Because, as lots of people have said, it’s a great ballot this year.  It’s not the first year a dipshit asshole has been nominated.  It’s not even the first year a dipshit asshole I think is a blight on the face of humanity has been nominated.  We, as a community have the option to show that we discourage that sort of dipshit assholism.

The voting isn’t a closed book. You can take part. I’m going to quote Cat Valente here,

“A final note: you do not have to go to Worldcon to nominate and vote for the Hugos. You can buy a supporting membership for $40* and get that perk. I realize $40 is a lot to express an opinion, but every year we hear complaints about the ballot and every year I hope that my generation will vote a little more, because the Hugos are kind of a bellwether for the field, and I want new crackly risktaking goodness in there, too. Since I have no control over the price of the supporting membership all I can say is—give it a thought, if you have the scratch.”

*in the original it was $50.  LonCon is charging 40 for a supporting membership. In addition to the Hugo balloting (and really, what other prestigious award do you know of, for which you; as a fan, can vote?  I know that, for those years in which I voted, I helped shape what was seen as the best in the field; for the year.  I made my opinion known; in a very visible way, about authors to watch), you also have the chance to decide where the convention will be two years from now; which means you could try to vote for someplace close to home; or someplace you’d like to visit.  It’s a win/win/win proposition (because every con needs money to run).  For that $40, you will get a whole lot of stuff to read, and look at, because the Hugo ballot comes with a lot of files to make it easier to cast an informed decision when you vote.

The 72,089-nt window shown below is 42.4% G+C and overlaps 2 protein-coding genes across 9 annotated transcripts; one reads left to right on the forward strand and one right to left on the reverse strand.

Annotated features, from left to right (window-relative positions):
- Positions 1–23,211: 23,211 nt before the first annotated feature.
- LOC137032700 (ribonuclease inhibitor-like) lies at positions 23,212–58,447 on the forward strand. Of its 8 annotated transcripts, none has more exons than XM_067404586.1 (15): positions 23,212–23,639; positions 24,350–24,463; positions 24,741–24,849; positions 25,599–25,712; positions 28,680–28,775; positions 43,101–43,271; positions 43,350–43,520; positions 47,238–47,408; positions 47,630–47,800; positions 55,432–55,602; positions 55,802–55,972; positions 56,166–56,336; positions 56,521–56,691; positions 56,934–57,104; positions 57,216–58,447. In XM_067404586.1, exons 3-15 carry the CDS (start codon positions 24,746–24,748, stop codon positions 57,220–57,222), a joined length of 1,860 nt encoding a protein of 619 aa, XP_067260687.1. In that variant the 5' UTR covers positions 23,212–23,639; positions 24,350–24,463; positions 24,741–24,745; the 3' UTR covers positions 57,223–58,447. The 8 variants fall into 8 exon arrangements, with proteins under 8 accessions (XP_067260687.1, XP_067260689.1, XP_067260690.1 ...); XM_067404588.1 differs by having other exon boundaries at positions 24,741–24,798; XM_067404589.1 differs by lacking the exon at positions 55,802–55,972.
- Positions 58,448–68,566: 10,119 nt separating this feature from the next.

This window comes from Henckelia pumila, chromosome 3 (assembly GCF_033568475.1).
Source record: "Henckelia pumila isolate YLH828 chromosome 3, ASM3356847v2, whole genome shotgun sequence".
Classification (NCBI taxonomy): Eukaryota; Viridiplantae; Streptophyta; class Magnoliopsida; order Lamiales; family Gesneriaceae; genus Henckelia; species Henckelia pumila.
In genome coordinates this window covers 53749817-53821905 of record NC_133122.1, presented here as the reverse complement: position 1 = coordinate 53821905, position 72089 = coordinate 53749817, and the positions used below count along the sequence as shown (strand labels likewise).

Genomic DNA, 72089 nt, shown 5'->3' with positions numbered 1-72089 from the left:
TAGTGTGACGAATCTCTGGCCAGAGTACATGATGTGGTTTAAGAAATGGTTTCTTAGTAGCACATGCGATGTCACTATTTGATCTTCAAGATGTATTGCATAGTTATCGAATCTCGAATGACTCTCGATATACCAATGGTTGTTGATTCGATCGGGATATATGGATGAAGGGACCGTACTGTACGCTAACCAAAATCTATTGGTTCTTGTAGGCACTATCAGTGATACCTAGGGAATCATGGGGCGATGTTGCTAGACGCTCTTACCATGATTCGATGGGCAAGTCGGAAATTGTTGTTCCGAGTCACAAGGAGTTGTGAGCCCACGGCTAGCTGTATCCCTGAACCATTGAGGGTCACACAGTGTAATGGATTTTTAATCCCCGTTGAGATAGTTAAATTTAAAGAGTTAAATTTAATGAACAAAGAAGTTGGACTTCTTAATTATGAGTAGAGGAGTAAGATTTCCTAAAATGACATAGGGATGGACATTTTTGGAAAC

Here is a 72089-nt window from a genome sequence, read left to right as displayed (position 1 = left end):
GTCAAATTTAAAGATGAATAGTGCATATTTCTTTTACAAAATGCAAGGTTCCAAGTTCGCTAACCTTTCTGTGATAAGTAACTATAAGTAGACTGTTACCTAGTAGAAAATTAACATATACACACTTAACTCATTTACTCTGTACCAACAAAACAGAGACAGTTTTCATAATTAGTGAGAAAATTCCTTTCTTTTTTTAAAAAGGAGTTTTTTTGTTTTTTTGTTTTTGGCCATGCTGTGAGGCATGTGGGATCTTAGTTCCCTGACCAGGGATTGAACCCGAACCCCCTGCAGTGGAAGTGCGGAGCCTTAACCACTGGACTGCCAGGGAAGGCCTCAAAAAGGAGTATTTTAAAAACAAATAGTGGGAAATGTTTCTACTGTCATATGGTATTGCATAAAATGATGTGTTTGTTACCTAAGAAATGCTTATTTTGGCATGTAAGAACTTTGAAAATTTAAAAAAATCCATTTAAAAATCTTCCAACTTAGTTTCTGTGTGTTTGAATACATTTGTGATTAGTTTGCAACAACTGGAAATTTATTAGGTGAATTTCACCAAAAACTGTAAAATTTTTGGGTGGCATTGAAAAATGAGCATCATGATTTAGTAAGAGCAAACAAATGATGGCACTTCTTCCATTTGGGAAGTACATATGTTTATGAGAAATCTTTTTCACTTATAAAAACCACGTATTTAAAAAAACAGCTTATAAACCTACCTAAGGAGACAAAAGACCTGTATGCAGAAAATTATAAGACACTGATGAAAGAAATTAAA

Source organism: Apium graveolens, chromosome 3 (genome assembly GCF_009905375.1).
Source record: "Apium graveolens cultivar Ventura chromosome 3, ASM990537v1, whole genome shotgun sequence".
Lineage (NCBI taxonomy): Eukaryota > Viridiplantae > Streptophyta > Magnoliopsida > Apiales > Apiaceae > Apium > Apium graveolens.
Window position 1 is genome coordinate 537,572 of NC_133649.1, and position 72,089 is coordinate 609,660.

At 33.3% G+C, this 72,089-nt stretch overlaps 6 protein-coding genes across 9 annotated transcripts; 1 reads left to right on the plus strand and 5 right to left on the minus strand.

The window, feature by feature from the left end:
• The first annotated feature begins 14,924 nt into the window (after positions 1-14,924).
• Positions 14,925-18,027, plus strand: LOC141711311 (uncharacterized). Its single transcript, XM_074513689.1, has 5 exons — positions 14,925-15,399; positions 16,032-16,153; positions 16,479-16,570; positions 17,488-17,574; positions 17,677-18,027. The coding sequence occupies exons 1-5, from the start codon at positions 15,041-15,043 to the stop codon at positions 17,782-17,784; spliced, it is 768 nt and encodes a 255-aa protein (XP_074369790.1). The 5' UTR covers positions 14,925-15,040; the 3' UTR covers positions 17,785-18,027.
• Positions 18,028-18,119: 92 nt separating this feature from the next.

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This and that

I realise I’ve let twitter become my everyday comments, and am therefore ending up making this, “serious”.  A retweet from @evilrooster reminded me this is not always the best of ways to look at things.

1:  It means the people who don’t follow my twitter don’t see what I say.

2: It means what I might want to say gets less said.

3: It means it’s harder for people to find the things I want to talk about.

4: I get lost.  I start to write large posts, and then don’t get them sorted until they seem pointless.

Work has been busy.  We have three people on vacation, and five quit; one of them the Store Manager (he got a better offer, and took it).  A beloved horse died; which was sad.  Everyone else was away from home for four days (not that I could really tell.  I worked eight days straight; through yesterday, and 18 of the past 21.  I’m getting pretty much full-time hours, but on a part-time schedule.  That’s what, “underemployment” looks like).

But all is not work.  I’ve gotten some spinning done (much while we watch Veronica Mars, which makes me think of Twin Peaks, without the supernatural aspects and a but more linearity of plot: The A-Plot is better framed, and the B-Plot carries the episode in a way that doesn’t leave one going, “Whuh?” about everything).  It’s not my best spinning: I grabbed the wrong fiber, and so it didn’t need to be as loose as I did it.  I plied it up yesterday (first use of my bulky flyer, it’s 6 oz of 2-ply) meant for crochet [spun s, plied z], and the tests I did while plying laid really softly on my hand.